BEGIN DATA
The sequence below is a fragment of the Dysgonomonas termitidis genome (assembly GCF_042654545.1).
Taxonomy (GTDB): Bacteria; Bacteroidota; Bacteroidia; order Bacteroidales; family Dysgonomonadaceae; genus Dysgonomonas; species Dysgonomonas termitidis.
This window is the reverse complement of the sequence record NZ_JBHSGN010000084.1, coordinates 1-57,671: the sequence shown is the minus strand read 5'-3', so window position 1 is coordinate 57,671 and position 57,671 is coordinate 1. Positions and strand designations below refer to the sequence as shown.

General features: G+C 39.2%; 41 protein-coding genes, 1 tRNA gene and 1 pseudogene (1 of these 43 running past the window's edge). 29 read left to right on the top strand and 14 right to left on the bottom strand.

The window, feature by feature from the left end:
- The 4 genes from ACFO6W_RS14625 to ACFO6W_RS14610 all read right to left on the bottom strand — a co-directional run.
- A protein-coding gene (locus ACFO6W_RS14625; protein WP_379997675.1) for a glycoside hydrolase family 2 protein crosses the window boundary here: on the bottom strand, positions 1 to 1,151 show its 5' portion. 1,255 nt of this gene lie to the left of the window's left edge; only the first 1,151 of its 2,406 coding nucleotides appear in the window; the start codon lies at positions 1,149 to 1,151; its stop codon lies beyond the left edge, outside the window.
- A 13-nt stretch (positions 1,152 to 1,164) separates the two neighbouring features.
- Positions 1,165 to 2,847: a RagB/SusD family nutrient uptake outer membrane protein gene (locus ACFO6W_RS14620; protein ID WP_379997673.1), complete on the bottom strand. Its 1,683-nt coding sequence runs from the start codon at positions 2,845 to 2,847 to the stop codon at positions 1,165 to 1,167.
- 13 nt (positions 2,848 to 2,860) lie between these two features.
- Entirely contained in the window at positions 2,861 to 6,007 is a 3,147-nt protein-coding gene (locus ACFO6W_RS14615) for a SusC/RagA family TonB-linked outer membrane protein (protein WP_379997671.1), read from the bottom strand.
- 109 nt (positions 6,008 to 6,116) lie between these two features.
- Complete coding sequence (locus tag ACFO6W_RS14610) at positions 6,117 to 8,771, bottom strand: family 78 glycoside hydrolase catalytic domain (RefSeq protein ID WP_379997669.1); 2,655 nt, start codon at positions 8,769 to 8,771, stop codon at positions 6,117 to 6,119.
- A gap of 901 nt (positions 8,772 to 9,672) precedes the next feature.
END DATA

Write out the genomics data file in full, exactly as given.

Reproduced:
The sequence below is a fragment of the Dysgonomonas termitidis genome (assembly GCF_042654545.1).
Taxonomy (GTDB): Bacteria; Bacteroidota; Bacteroidia; order Bacteroidales; family Dysgonomonadaceae; genus Dysgonomonas; species Dysgonomonas termitidis.
This window is the reverse complement of the sequence record NZ_JBHSGN010000084.1, coordinates 1-57,671: the sequence shown is the minus strand read 5'-3', so window position 1 is coordinate 57,671 and position 57,671 is coordinate 1. Positions and strand designations below refer to the sequence as shown.

General features: G+C 39.2%; 41 protein-coding genes, 1 tRNA gene and 1 pseudogene (1 of these 43 running past the window's edge). 29 read left to right on the top strand and 14 right to left on the bottom strand.

The window, feature by feature from the left end:
- The 4 genes from ACFO6W_RS14625 to ACFO6W_RS14610 all read right to left on the bottom strand — a co-directional run.
- A protein-coding gene (locus ACFO6W_RS14625; protein WP_379997675.1) for a glycoside hydrolase family 2 protein crosses the window boundary here: on the bottom strand, positions 1 to 1,151 show its 5' portion. 1,255 nt of this gene lie to the left of the window's left edge; only the first 1,151 of its 2,406 coding nucleotides appear in the window; the start codon lies at positions 1,149 to 1,151; its stop codon lies beyond the left edge, outside the window.
- A 13-nt stretch (positions 1,152 to 1,164) separates the two neighbouring features.
- Positions 1,165 to 2,847: a RagB/SusD family nutrient uptake outer membrane protein gene (locus ACFO6W_RS14620; protein ID WP_379997673.1), complete on the bottom strand. Its 1,683-nt coding sequence runs from the start codon at positions 2,845 to 2,847 to the stop codon at positions 1,165 to 1,167.
- 13 nt (positions 2,848 to 2,860) lie between these two features.
- Entirely contained in the window at positions 2,861 to 6,007 is a 3,147-nt protein-coding gene (locus ACFO6W_RS14615) for a SusC/RagA family TonB-linked outer membrane protein (protein WP_379997671.1), read from the bottom strand.
- 109 nt (positions 6,008 to 6,116) lie between these two features.
- Complete coding sequence (locus tag ACFO6W_RS14610) at positions 6,117 to 8,771, bottom strand: family 78 glycoside hydrolase catalytic domain (RefSeq protein ID WP_379997669.1); 2,655 nt, start codon at positions 8,769 to 8,771, stop codon at positions 6,117 to 6,119.
- A gap of 901 nt (positions 8,772 to 9,672) precedes the next feature.